Cars share New Jersey city streets and highways with trucks, trailers, semis and other commercial vehicles. And some of these vehicles carry flammable liquids, dangerous substances and other things that can make a car crash much more dangerous.
A bill passed by the NJ State Legislature was not signed into law by Governor Chris Christie. The bill would have required teen drivers to spend more practice time behind the wheel and required parents to take a graduated driver's license orientation course with their teenagers. The bill was a great step toward trying to slow down the rate of deaths and personal injury resulting to teens in NJ from unsafe driving.
Car companies are continuing to push technology that allows the actual vehicles to take on some of the driver's roles. Toyota, Lexus and Mercedes have done this with lane-keeping programs, and last month Ford became the most recent company to announce that it will also offer lane-keeping software in its 2013 Fusion and Explorer.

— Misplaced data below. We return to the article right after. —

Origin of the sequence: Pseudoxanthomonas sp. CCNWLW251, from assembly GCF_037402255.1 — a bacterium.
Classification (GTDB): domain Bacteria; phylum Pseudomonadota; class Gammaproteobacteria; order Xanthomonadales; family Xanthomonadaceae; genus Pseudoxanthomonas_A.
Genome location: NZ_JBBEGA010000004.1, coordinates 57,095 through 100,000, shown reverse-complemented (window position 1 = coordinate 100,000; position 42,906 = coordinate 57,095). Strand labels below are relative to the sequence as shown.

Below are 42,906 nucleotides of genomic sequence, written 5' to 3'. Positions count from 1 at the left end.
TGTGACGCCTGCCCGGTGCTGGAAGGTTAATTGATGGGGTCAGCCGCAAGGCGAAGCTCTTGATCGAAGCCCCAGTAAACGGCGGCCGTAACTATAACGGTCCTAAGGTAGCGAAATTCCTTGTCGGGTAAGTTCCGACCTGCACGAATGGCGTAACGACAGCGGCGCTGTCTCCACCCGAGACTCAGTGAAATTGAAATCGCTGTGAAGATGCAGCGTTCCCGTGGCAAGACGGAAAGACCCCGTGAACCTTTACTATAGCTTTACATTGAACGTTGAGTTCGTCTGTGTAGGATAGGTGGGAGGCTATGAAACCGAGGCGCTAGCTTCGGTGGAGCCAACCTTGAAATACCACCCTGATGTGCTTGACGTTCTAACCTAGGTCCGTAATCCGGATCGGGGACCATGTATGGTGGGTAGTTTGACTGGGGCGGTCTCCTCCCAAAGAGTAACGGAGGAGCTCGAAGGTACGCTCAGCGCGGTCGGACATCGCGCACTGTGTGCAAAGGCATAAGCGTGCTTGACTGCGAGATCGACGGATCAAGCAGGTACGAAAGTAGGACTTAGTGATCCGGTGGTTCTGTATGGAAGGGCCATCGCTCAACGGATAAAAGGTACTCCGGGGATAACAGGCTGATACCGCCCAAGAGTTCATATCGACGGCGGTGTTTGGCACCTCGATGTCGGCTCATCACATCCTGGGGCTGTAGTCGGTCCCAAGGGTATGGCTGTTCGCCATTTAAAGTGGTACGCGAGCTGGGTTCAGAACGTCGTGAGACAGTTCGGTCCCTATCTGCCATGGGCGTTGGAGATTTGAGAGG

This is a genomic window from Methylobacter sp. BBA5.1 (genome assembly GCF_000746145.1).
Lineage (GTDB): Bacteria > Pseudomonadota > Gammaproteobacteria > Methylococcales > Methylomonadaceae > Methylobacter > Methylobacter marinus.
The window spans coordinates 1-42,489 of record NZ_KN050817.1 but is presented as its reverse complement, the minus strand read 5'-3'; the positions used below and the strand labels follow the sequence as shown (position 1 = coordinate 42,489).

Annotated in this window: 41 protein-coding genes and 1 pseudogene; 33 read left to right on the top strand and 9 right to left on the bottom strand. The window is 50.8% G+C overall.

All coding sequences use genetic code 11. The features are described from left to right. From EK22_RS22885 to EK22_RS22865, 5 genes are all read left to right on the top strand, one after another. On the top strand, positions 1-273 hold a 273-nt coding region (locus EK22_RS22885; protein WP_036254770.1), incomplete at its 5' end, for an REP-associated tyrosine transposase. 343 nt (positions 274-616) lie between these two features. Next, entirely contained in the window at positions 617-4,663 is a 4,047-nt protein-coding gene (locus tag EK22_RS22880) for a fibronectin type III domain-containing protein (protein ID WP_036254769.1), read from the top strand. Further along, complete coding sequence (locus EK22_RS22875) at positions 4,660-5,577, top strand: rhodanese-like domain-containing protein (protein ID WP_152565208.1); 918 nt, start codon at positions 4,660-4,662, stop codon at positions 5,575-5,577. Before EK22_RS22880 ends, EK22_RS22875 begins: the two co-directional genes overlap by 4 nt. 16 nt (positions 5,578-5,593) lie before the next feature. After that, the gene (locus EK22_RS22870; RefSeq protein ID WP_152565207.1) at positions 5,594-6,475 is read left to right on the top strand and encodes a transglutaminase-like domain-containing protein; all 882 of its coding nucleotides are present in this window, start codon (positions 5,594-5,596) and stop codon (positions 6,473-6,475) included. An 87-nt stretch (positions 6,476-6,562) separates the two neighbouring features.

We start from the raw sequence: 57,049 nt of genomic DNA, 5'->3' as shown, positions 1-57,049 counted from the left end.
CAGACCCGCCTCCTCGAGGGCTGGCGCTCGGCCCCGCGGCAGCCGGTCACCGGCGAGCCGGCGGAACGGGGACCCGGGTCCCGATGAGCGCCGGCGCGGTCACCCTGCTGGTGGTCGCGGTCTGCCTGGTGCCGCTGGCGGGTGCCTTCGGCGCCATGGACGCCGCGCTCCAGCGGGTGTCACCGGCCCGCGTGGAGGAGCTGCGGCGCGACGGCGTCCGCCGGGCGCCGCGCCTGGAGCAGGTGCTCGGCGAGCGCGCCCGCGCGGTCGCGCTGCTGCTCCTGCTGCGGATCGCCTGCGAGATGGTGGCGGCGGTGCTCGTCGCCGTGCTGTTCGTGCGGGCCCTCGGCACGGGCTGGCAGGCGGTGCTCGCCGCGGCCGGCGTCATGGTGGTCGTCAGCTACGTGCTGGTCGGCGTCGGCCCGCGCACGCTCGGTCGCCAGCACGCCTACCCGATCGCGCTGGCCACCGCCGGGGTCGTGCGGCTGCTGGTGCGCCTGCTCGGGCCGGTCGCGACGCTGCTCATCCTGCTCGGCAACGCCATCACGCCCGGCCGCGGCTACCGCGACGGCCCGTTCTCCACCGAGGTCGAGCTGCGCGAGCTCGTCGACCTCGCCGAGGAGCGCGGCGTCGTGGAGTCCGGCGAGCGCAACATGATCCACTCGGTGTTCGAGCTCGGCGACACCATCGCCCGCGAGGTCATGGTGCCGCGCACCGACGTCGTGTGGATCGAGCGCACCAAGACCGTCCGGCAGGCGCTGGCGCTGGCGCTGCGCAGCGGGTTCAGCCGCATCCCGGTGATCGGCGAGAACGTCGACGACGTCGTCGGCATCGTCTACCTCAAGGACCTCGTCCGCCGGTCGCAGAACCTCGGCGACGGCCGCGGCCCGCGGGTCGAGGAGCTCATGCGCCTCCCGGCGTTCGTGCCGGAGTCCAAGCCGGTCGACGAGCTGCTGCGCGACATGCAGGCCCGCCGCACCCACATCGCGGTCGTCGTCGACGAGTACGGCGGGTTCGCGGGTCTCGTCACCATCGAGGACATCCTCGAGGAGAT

Fatalities from traffic accidents in New Jersey rose significantly in 2011, according to state police statistics. After a five-year decrease in fatalities, the number of motor vehicle accident deaths increased by 82 people last year to 638 total fatalities. That number includes motor vehicle drivers and passengers, bicyclists and pedestrians.
Pedestrians are at a significant disadvantage in a collision with a car, because they do not have the benefit of a car body surrounding them. Another pedestrian was killed last week in a fatal accident on Route 130 -- which has now been named New Jersey's most dangerous road for pedestrians three years running.